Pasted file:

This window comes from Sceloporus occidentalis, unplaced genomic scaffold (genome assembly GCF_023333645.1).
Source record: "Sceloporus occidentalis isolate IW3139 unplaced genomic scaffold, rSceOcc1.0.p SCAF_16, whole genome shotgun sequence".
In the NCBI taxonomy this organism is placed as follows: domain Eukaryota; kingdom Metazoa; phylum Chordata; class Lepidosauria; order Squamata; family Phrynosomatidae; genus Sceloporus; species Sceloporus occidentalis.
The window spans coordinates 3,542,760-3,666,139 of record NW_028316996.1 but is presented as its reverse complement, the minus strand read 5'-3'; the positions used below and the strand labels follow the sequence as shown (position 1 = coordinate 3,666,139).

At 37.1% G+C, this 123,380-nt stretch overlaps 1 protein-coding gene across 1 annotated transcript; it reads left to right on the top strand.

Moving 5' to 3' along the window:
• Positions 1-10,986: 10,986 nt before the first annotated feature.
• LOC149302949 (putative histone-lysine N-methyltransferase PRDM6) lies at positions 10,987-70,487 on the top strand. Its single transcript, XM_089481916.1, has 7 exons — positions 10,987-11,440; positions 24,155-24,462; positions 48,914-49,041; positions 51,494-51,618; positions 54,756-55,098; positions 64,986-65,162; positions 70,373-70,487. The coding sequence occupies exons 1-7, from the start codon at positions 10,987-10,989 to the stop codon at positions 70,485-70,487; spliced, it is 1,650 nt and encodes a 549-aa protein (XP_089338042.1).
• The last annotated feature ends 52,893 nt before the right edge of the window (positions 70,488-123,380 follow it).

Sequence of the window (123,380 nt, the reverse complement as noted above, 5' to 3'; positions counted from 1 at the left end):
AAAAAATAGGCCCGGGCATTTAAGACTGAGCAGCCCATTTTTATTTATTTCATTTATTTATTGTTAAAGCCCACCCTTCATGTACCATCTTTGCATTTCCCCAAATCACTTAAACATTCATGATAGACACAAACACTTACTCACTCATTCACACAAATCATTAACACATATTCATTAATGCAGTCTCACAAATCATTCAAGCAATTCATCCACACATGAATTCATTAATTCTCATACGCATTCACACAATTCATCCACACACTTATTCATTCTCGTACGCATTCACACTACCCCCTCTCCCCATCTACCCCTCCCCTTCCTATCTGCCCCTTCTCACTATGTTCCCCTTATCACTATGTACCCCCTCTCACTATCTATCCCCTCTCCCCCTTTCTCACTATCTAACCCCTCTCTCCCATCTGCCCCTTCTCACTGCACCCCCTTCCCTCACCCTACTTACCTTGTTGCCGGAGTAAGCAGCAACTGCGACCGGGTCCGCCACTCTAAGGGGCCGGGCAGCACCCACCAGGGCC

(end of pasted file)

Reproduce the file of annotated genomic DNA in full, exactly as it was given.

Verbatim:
This window comes from Sceloporus occidentalis, unplaced genomic scaffold (genome assembly GCF_023333645.1).
Source record: "Sceloporus occidentalis isolate IW3139 unplaced genomic scaffold, rSceOcc1.0.p SCAF_16, whole genome shotgun sequence".
In the NCBI taxonomy this organism is placed as follows: domain Eukaryota; kingdom Metazoa; phylum Chordata; class Lepidosauria; order Squamata; family Phrynosomatidae; genus Sceloporus; species Sceloporus occidentalis.
The window spans coordinates 3,542,760-3,666,139 of record NW_028316996.1 but is presented as its reverse complement, the minus strand read 5'-3'; the positions used below and the strand labels follow the sequence as shown (position 1 = coordinate 3,666,139).

At 37.1% G+C, this 123,380-nt stretch overlaps 1 protein-coding gene across 1 annotated transcript; it reads left to right on the top strand.

Moving 5' to 3' along the window:
• Positions 1-10,986: 10,986 nt before the first annotated feature.
• LOC149302949 (putative histone-lysine N-methyltransferase PRDM6) lies at positions 10,987-70,487 on the top strand. Its single transcript, XM_089481916.1, has 7 exons — positions 10,987-11,440; positions 24,155-24,462; positions 48,914-49,041; positions 51,494-51,618; positions 54,756-55,098; positions 64,986-65,162; positions 70,373-70,487. The coding sequence occupies exons 1-7, from the start codon at positions 10,987-10,989 to the stop codon at positions 70,485-70,487; spliced, it is 1,650 nt and encodes a 549-aa protein (XP_089338042.1).
• The last annotated feature ends 52,893 nt before the right edge of the window (positions 70,488-123,380 follow it).

Sequence of the window (123,380 nt, the reverse complement as noted above, 5' to 3'; positions counted from 1 at the left end):
AAAAAATAGGCCCGGGCATTTAAGACTGAGCAGCCCATTTTTATTTATTTCATTTATTTATTGTTAAAGCCCACCCTTCATGTACCATCTTTGCATTTCCCCAAATCACTTAAACATTCATGATAGACACAAACACTTACTCACTCATTCACACAAATCATTAACACATATTCATTAATGCAGTCTCACAAATCATTCAAGCAATTCATCCACACATGAATTCATTAATTCTCATACGCATTCACACAATTCATCCACACACTTATTCATTCTCGTACGCATTCACACTACCCCCTCTCCCCATCTACCCCTCCCCTTCCTATCTGCCCCTTCTCACTATGTTCCCCTTATCACTATGTACCCCCTCTCACTATCTATCCCCTCTCCCCCTTTCTCACTATCTAACCCCTCTCTCCCATCTGCCCCTTCTCACTGCACCCCCTTCCCTCACCCTACTTACCTTGTTGCCGGAGTAAGCAGCAACTGCGACCGGGTCCGCCACTCTAAGGGGCCGGGCAGCACCCACCAGGGCC